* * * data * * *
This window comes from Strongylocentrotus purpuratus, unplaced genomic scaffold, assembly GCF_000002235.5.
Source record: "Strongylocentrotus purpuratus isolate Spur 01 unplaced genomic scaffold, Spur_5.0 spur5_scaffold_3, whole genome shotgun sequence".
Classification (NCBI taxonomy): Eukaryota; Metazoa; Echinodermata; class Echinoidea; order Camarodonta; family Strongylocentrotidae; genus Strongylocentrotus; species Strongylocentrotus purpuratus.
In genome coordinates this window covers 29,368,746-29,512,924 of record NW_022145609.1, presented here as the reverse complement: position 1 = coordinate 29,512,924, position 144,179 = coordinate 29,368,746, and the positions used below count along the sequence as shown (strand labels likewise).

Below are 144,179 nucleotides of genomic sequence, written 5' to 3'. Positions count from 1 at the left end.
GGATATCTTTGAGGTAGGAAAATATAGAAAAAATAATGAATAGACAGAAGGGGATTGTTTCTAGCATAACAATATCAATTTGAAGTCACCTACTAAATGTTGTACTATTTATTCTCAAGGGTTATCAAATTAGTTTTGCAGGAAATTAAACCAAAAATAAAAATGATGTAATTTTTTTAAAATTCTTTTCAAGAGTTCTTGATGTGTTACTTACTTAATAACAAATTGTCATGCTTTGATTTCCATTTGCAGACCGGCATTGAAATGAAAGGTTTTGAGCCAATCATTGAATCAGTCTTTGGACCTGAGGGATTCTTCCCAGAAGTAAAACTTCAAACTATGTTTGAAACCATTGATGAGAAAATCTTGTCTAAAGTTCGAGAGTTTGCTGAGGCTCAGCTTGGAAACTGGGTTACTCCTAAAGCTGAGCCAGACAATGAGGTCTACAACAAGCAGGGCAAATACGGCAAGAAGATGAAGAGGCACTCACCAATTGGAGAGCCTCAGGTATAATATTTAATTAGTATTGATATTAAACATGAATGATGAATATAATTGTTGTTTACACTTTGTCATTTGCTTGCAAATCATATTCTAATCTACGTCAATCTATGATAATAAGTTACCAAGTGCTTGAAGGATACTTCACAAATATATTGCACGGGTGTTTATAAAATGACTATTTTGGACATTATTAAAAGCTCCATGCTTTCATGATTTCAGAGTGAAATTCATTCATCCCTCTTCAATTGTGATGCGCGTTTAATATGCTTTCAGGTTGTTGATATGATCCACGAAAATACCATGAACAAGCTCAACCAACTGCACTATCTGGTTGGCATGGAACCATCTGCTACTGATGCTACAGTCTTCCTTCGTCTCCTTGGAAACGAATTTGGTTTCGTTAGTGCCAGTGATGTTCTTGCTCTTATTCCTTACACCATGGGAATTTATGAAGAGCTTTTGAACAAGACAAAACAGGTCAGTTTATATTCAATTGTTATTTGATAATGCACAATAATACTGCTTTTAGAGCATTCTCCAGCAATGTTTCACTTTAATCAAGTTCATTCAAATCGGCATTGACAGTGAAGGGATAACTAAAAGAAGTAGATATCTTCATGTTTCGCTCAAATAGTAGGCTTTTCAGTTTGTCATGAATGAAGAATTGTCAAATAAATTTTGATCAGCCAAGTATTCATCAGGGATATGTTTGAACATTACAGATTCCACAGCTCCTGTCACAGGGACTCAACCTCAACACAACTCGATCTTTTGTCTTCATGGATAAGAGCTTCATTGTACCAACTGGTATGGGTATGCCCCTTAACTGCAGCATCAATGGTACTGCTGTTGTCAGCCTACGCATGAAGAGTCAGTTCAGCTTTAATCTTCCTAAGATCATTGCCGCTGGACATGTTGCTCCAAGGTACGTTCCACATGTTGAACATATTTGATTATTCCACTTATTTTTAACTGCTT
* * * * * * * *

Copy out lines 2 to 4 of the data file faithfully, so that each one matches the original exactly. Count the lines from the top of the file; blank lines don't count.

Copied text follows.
Source record: "Strongylocentrotus purpuratus isolate Spur 01 unplaced genomic scaffold, Spur_5.0 spur5_scaffold_3, whole genome shotgun sequence".
Classification (NCBI taxonomy): Eukaryota; Metazoa; Echinodermata; class Echinoidea; order Camarodonta; family Strongylocentrotidae; genus Strongylocentrotus; species Strongylocentrotus purpuratus.
In genome coordinates this window covers 29,368,746-29,512,924 of record NW_022145609.1, presented here as the reverse complement: position 1 = coordinate 29,512,924, position 144,179 = coordinate 29,368,746, and the positions used below count along the sequence as shown (strand labels likewise).